Alan Kerr's Tasting Notes Gang of Pour

No sooner
had I taken off my coat when I arrived at work this morning, my boss, Peter Blakeman, pulled me into his office to meet with and to taste a couple of wines from Norman Hardie.  Hardie, a trained sommelier turned winemaker, learned his trade in the vineyards of Burgundy before setting up shop in Prince Edward County, Ontario’s fastest growing viticultural region.

Prince Edward County wines started appearing back in 2000 with just one commercial winery. Now there are more than a dozen and investors are poised to increase that number considerably over the next few years.

This was my first taste of wines from Prince Edward County and of the three wines I tasted, I was impressed.

Norman Hardie Cabernet Franc Prince Edward County 2005 $24.00
A youthful robe, not overly dense, but a good even ruby colour with a purple/mauve rim. Aromas of sweet red and black raspberry, black liquorish and dusty tannin are strong. The palate is ripe, chewy, fruit laden and the black fruit acidity keeps it lively and bright. It is a Loire Valley style of wine. Fifty percent was aged in second year oak and the reminder resided in stainless steel. Hardie believes in minimal intervention with his wines. Added sulphur is less than 100 parts per million. Although it is showing well, a year or two laid down will bring the wine together. 80 cases produced.

Norman Hardie County Pinot Noir Prince Edward CountryNorman Hardie County Pinot Noir Prince Edward County 2005 $35.00
Although these vines are only three years old, the resulting wine is elegant and full of promise. It exudes notes of sweet perfume, a touch of cured meat, vanilla, smoke glycerin and red fruit. The palate is soft and refined with notes of red fruit, red cherry and vanilla. 80 cases produced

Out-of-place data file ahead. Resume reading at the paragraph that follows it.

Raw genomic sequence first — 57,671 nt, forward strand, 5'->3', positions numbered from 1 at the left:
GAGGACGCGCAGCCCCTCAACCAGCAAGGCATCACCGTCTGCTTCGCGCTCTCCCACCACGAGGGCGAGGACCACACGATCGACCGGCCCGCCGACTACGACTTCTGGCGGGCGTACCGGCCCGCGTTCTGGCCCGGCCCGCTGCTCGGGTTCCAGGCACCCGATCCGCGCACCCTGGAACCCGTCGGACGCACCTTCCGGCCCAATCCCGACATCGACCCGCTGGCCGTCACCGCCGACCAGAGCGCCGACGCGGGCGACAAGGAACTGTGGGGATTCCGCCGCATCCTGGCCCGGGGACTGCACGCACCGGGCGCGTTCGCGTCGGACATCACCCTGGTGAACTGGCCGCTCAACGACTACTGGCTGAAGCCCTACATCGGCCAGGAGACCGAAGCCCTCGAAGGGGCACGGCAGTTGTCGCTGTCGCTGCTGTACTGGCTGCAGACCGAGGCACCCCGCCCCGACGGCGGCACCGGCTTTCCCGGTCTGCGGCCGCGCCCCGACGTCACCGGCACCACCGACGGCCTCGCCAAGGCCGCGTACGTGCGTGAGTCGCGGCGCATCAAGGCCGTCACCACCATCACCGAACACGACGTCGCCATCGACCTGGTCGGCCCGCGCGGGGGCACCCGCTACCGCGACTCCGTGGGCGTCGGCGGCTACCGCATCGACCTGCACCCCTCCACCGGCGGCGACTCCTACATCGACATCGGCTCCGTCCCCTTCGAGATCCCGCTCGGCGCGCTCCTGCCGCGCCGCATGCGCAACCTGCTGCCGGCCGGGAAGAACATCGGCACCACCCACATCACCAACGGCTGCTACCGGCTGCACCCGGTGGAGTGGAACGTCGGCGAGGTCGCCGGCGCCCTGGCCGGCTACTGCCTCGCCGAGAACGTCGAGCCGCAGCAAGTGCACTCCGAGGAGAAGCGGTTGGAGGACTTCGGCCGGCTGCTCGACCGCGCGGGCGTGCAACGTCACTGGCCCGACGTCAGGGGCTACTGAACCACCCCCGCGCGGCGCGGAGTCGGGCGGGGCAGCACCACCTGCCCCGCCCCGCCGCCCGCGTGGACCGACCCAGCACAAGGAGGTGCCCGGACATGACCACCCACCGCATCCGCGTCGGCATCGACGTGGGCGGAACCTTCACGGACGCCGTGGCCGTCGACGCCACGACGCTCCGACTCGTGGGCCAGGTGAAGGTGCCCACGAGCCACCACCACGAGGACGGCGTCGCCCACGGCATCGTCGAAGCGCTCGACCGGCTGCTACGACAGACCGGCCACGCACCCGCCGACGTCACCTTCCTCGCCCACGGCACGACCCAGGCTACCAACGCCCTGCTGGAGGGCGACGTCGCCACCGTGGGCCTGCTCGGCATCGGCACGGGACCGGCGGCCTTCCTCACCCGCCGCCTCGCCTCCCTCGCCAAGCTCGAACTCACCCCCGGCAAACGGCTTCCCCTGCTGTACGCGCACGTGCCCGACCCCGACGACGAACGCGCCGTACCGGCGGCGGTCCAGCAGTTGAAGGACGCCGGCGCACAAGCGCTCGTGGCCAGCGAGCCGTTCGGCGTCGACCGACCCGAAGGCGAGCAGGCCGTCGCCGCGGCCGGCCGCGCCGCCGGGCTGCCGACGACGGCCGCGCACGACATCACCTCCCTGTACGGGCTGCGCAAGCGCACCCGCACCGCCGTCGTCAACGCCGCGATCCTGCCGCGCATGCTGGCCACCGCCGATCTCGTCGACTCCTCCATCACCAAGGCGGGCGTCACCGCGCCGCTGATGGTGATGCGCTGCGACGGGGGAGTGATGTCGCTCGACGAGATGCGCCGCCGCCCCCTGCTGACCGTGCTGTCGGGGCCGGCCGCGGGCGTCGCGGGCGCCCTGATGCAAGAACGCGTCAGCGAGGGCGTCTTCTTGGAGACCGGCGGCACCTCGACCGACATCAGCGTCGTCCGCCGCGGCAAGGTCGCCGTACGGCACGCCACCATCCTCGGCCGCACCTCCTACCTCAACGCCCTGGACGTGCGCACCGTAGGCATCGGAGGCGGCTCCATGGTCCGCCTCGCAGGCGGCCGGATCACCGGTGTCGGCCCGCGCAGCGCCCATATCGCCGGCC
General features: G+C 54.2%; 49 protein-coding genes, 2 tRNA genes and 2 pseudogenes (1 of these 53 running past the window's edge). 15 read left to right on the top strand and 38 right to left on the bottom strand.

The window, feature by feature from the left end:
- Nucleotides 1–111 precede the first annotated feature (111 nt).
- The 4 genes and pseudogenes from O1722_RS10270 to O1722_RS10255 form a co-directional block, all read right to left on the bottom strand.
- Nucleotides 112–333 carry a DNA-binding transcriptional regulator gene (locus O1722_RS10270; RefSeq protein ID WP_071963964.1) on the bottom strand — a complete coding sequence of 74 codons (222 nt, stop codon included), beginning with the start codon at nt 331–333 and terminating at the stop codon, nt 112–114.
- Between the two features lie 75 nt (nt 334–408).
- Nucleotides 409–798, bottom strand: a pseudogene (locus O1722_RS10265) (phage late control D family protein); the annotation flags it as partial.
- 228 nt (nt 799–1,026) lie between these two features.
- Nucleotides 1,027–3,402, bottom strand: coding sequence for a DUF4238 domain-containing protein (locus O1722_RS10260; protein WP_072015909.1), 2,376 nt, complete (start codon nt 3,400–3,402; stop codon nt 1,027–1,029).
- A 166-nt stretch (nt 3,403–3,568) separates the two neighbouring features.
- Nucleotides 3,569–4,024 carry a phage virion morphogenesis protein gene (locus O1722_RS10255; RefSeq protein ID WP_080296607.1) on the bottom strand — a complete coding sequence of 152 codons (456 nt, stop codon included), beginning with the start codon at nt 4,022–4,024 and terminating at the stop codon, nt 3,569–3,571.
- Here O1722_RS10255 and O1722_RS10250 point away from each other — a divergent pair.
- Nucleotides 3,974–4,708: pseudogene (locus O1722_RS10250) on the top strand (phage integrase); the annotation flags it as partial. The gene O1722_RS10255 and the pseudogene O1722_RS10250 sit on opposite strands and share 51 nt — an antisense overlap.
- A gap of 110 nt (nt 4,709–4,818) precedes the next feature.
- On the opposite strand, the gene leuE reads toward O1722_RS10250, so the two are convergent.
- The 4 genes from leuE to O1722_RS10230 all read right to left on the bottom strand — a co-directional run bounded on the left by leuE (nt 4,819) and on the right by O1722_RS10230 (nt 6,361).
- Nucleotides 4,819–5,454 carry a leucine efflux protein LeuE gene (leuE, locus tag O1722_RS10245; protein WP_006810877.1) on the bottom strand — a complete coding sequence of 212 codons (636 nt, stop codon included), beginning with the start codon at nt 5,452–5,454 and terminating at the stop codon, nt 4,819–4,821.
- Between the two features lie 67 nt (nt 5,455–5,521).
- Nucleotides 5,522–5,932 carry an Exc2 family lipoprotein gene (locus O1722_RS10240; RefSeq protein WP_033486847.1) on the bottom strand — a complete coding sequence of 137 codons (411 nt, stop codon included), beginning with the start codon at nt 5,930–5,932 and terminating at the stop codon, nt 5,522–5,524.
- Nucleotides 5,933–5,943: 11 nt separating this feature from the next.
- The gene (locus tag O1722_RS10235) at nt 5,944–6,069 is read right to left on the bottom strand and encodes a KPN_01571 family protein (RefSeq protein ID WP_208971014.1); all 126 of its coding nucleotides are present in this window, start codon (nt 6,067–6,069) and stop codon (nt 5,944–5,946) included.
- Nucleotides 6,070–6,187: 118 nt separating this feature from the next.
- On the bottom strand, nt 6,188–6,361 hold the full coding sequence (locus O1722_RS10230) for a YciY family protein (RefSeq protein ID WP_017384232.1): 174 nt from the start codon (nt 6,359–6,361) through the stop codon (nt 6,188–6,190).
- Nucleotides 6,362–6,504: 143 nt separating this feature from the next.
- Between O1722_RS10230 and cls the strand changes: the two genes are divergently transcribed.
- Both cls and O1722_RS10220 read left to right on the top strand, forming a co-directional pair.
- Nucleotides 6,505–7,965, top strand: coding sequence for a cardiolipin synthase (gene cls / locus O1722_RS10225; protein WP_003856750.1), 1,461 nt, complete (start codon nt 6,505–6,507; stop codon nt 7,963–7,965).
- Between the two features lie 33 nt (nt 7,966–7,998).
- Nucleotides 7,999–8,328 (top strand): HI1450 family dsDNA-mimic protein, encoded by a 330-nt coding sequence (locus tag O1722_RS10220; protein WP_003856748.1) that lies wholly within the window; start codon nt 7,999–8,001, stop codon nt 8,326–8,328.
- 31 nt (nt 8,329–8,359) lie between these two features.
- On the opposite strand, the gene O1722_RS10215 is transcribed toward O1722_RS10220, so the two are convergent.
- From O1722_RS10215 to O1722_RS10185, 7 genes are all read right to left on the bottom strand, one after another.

Norman Hardie Pinot Noir 2005Norman Hardie Pinot Noir 2005 $39.00
A wine made from three year old vines and ninety six percent of the fruit is from the Park Vineyard in Niagara.  When Hardie makes the decision to harvest this fruit, he arrives complete with sorting table and machinery to de-stem in the vineyard. The fruit is then packed on dry ice and transported back to the winery to begin fermentation. Prince Edward County is approximately two hours east of Toronto.  The harvest occurred in the late fall where the cold temperatures allowed for a long slow fermentation. Malolactic fermentation did not commence until temperatures warmed in the spring and the wine took a light sulphuring in early June.

The Pinot clones are 25 % 7776 25% 113 and 50 % 115. The latter is designed to produce a lighter style of fruit that emphasizes the terrior. The wine was aged in French oak, two second year barrels and one new 500 litre barrel. Hardie believes aging in a larger barrel allows less contact with the wood which in turn promotes fruit forwardness in the wine.

It is a leathery and muscular wine showing dark fruit, plum, rhubarb and cranberry. It is gutsy, but beautifully balanced. The finish is tight, yet the powdery chocolate tannin appears to support the dark fruit flavours. 240 cases produced.

For more information on these wines be sure to visit Hardie's website.

I hope to get up to Prince Edward County to check out the new addition to the Ontario wine scene once the warmer weather arrives for good.

Stay tuned.



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